The Eastern arborvitae, American arborvitae or white cedar, Thuja occidentalis, is native throughout the northern half of eastern North America, especially in moist soil areas. This plant has long been established in American gardens, and according to some, over-used by building contractors. Arborvitae propagate readily from cuttings, are relatively easy to produce in a short period of time and are generally inexpensive. Thus, they are a building contractor's favorite.
At maturity arborvitae are usually dense, pyramidal, 40 to 50 foot trees, but cultivars range from dwarf to rounded or globe shapes with foliage colors of yellow, bluish and various shades of green. Arborvitae are small evergreen trees and shrubs with needle-like juvenile leaves and scale-like mature foliage and branchlets flattened in one plane. Branches are erect and spreading with thin, scaly bark.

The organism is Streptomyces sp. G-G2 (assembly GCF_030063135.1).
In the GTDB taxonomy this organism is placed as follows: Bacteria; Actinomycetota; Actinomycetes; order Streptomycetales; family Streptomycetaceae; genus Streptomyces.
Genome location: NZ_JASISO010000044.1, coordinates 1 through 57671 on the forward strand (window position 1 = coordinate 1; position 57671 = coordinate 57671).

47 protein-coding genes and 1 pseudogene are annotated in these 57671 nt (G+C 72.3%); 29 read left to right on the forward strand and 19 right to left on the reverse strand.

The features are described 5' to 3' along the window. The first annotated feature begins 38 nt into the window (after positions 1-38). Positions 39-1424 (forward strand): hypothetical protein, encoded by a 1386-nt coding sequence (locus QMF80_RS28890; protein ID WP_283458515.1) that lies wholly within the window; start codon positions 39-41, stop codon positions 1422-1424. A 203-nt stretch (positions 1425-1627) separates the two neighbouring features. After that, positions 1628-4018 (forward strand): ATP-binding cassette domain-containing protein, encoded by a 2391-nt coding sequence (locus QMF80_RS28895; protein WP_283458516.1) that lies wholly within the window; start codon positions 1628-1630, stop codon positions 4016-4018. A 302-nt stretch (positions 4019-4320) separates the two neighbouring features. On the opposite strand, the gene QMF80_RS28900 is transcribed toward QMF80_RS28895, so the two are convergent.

Arborvitae have long been used in European and American landscapes as foundation, hedge, screen or accent plants. More recently, interest has been given to greater use in a way that will not detract from the overall color scheme. Use the recommended cultivars for best summer and winter color.